By Chris Bucholtz
A couple of weeks ago, those of us in the office were excited to discover that our little company had advanced to the “sweet 16” in a round-robin “tournament” of sorts being held by Capterra. “CRM Madness” was the title given the tournament (although I think this was originally a term for a psychiatric diagnosis that described what happened to enterprise CIOs in the 1990s when they tried to implement CRM).
Over the final four “games,” SugarCRM bumped off several much larger companies in its overloaded bracket, finally emerging with a victory by defeating Pegasystems in the final.
And guess who has the trophy – a basketball with a “CRM Madness” sticker and autographs of all the Capterra-ites? I do. It’s in my office:
Not to worry – we’re building a new office here, so this is not its permanent home. It’ll go somewhere a bit more public sometime in the next 8-12 weeks.
This was really a popularity contest – you could vote for your favorite in each matchup once a day – so in no way does this “victory” indicate that Sugar’s the ultimate solution, or that it is perfect for every single CRM user out there. However, it does hint at something that SugarCRM does particularly well – and which all other CRM vendors should emulate. Heck, all other vendors of every type, period, should emulate it.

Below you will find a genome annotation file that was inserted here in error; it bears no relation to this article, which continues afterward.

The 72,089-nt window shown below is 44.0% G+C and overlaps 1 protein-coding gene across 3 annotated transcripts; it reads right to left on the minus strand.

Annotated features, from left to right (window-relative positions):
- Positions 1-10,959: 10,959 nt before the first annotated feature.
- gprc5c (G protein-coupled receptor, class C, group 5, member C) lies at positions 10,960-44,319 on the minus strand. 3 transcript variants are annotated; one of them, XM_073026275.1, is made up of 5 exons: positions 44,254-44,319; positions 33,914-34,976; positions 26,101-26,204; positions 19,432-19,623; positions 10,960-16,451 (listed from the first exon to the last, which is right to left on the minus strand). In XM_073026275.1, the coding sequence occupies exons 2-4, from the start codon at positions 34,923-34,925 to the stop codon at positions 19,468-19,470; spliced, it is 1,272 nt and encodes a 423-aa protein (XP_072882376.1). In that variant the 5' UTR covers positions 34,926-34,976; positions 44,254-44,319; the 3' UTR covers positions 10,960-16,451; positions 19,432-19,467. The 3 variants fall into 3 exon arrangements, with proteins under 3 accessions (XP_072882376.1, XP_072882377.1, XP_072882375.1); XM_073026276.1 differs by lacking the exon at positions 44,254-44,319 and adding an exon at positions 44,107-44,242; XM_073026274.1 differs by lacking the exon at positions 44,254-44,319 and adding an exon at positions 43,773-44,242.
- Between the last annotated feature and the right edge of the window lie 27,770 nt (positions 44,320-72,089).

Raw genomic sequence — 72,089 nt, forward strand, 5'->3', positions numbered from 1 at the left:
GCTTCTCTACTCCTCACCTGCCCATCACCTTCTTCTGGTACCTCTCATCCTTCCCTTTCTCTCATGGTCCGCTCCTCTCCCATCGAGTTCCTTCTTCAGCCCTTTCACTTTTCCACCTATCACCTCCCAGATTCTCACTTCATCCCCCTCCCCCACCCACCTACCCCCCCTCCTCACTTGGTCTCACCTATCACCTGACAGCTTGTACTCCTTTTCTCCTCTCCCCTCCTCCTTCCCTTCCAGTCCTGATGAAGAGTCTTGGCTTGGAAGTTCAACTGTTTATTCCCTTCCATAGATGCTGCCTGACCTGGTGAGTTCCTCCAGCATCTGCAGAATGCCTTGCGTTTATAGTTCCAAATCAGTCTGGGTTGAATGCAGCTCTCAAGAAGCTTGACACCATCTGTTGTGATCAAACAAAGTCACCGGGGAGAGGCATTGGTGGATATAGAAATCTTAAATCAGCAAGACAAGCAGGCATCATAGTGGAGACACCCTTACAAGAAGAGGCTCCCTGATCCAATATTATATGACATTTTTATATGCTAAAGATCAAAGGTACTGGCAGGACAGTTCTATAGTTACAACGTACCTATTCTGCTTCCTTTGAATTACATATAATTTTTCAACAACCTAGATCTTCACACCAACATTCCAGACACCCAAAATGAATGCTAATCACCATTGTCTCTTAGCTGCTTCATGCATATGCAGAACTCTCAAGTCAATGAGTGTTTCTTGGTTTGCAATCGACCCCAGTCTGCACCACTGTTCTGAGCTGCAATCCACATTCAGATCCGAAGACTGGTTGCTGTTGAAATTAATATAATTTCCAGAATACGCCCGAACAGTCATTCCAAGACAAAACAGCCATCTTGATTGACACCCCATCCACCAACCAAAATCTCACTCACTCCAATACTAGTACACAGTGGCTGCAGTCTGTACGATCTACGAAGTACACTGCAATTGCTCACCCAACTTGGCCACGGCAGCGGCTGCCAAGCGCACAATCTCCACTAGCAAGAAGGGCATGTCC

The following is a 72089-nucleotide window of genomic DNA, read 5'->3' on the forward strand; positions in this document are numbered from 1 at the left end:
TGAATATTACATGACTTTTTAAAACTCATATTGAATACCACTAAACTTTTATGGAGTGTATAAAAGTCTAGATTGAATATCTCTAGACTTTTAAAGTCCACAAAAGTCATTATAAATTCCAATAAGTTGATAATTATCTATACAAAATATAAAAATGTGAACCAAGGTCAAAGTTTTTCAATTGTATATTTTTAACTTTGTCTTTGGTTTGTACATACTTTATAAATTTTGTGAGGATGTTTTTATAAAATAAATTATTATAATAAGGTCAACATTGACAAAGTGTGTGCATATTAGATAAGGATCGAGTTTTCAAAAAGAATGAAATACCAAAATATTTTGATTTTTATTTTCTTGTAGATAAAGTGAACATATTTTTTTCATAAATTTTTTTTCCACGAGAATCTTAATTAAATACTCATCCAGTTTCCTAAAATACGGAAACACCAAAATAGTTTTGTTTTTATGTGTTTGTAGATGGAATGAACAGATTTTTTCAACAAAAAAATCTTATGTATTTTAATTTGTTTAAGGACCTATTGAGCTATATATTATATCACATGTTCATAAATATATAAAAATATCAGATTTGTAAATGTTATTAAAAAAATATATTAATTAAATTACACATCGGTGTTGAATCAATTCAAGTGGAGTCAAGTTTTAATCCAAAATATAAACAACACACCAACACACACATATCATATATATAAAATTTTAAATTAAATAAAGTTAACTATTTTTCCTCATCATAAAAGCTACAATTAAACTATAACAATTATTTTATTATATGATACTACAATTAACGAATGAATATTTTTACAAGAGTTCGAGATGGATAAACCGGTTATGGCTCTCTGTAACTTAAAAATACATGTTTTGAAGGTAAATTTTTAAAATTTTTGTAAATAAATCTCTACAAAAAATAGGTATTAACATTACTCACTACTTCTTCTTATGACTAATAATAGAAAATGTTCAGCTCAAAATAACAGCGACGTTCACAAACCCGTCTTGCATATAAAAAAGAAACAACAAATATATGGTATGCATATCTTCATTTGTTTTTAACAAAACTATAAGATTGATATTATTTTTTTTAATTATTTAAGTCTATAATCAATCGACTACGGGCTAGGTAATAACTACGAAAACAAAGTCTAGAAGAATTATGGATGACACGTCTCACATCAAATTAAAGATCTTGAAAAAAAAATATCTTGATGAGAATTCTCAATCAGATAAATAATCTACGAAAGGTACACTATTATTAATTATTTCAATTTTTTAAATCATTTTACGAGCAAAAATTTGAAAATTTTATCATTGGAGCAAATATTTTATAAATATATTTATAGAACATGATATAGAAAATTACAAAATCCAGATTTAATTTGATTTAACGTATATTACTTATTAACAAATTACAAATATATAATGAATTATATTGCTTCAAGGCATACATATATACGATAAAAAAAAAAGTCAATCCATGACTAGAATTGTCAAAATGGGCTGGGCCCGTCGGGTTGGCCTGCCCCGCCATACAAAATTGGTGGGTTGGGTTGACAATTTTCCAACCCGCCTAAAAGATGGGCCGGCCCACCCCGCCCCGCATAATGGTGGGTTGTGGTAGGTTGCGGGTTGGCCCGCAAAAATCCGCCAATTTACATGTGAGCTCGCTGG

The votes SugarCRM received – about a third of the total votes in the whole contest! – were far too numerous to have been from its employees alone. They came from somewhere – and that somewhere is the ecosystem of partners and customers the company has cultivated over the last few years.
The product has real fans among the users, and partners who are profiting by reselling Sugar, and by building integrations to it. The users are running their businesses better, and the partners are profiting more because their skills and innovation are rewarded from working with a product that was designed to help them succeed.
You can talk about gaining “fans” and “friends” in social media all you want. If you want real friends and fans, do things for people that help them succeed. That’s something that pre-dates the era of social media. Unfortunately, the terms have been co-opted and made somewhat superficial in past years by social media; being a friend or a fan goes a lot deeper than just clicking on a link on someone’s Facebook page. It’s something created by shared experiences, by fulfilled obligations, by unilateral extensions of support and by the cultivation of trust over time. Like a lot of CRM basics, this pre-dates applications and automation; we do this in our daily lives without really being aware of it.
So, I think, you can chalk up our win to SugarCRM to our friends and fans – the ones the company’s earned the old-fashioned way. Thanks! And I promise to keep this award away from the engineers on their basketball days.